For a very long time, Working Design was seen as a legendary company. They presented themselves as friends of the gamers, with a witty description of themselves. They brought out great games. Lunar, Growlanser, Arc The Lad, Magic Knight Rayearth. They were us gamer's friends, great buddys that snatched all the games from Japan no one cared about.

The only thing that I was aware of that they were criticised about in the early days were some weird translations. As time went by, I stumbled about more and more strange examples of Working Designs shenanigans. They put a lot of references about pop culture in their works and also some weird dialects. There was a story in one village in Lunar: The Silver Star Story for instance where there was a hint that all the villages' families practiced incest. Which was very inappropriate and not funny, even back then.

Tinkering with difficulty

Something that just surfaced in more recent years is how Working Designs tinkered with the games' balance. In many of their games, they changed some parameters to make the games significantly more difficult. In Lunar, for example, the EXP payout was reduced by 15% compared to the japanese original, the silver output was reduced by 11% and the infamous feature that boss enemies leveled with the main character was also made harder.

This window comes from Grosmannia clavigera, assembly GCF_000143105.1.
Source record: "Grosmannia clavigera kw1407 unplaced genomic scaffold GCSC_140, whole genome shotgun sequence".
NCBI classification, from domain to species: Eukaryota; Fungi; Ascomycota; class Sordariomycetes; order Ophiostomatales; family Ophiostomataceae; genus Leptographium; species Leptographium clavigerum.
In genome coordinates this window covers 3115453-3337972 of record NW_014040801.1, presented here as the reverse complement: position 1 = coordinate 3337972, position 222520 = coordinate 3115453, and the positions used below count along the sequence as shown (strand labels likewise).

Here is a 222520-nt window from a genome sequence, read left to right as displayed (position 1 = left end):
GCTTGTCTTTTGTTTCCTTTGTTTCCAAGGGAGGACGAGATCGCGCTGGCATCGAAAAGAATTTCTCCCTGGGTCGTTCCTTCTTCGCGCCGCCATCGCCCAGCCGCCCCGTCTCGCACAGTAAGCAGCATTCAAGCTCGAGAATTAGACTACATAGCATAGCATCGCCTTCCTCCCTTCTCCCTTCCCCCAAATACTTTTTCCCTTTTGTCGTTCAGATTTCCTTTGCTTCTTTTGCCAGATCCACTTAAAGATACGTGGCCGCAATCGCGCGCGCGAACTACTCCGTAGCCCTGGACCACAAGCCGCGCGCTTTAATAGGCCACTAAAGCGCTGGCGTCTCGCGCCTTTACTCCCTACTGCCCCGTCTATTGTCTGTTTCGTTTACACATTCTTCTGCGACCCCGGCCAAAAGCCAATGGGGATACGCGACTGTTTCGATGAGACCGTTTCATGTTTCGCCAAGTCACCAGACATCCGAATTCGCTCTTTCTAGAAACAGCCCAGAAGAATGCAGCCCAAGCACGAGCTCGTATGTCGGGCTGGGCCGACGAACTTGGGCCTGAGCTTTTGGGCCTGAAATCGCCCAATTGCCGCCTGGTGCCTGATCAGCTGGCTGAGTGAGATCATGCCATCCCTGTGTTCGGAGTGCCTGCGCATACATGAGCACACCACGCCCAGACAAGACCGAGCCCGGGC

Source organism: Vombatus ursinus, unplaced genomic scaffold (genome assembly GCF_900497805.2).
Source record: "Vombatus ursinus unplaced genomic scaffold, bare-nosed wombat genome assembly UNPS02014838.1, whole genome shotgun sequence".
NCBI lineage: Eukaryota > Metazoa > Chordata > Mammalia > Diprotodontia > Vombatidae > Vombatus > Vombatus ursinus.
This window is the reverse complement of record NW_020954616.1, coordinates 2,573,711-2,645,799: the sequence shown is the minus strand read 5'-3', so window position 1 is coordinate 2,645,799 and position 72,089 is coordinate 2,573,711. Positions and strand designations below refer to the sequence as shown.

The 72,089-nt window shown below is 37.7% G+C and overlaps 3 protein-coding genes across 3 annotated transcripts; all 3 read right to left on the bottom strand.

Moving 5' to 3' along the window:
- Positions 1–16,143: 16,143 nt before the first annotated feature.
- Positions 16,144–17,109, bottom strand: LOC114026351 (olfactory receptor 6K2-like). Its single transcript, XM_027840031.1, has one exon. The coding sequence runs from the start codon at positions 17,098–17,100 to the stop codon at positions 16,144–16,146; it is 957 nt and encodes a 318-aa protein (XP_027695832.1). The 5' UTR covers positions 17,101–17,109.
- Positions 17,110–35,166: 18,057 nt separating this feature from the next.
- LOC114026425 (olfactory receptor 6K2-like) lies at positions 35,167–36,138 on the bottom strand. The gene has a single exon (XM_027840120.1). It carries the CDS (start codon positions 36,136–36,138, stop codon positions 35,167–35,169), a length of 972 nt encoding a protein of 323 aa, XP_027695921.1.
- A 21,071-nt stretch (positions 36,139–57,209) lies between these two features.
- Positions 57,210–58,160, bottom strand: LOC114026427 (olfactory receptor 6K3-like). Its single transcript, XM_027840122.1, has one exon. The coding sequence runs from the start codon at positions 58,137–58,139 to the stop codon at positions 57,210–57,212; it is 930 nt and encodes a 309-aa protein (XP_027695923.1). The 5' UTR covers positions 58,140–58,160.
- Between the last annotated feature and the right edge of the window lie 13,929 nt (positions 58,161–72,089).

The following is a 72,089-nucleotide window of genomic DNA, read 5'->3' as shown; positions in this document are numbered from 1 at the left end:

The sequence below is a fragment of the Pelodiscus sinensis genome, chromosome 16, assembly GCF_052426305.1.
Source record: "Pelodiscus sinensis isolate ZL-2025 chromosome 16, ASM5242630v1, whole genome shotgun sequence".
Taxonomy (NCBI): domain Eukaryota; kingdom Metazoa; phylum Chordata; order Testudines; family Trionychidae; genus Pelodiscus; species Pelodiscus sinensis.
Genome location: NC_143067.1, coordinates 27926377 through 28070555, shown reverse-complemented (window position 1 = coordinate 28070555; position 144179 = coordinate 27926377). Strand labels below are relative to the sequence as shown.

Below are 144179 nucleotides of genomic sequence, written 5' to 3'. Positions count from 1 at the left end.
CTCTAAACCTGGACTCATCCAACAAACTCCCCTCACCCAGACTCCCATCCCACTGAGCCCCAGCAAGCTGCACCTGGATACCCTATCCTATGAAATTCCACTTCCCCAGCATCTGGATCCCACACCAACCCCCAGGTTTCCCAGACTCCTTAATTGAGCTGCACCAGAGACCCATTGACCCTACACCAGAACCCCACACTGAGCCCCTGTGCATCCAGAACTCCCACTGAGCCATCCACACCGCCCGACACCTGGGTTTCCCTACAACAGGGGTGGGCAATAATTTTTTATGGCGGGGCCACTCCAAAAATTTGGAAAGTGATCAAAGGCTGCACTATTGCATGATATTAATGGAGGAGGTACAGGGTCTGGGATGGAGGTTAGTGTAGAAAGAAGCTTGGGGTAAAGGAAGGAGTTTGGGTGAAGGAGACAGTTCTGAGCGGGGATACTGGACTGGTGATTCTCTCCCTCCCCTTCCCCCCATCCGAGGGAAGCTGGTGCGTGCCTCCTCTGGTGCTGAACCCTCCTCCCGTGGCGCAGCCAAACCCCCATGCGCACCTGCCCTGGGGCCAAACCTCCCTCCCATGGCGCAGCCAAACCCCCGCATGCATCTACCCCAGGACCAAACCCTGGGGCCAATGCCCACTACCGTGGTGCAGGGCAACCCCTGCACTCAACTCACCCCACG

In other cases like Exile 2 on the PC Engine, Working Designs overdid the difficulty changes but later on couldn't revert these changes as CDs already had been produced. Kurt Kalata from Hardcore Gaming 101 points out that Working Designs tweaked the difficulty so that the games couldn't be finished in one weekend. This was a thing that some companies did in the 90s to make renting games more expensive and eventually persuading people in buying the games.

Having more fun with the games was never part of the plan, but rather economical motives.

Different views

In the wake of "Unworking Designs" and some discussions in social media, the public opinion of Working Designs took a turn for the worse. Some people argued that Working Designs ruined the games they ported over.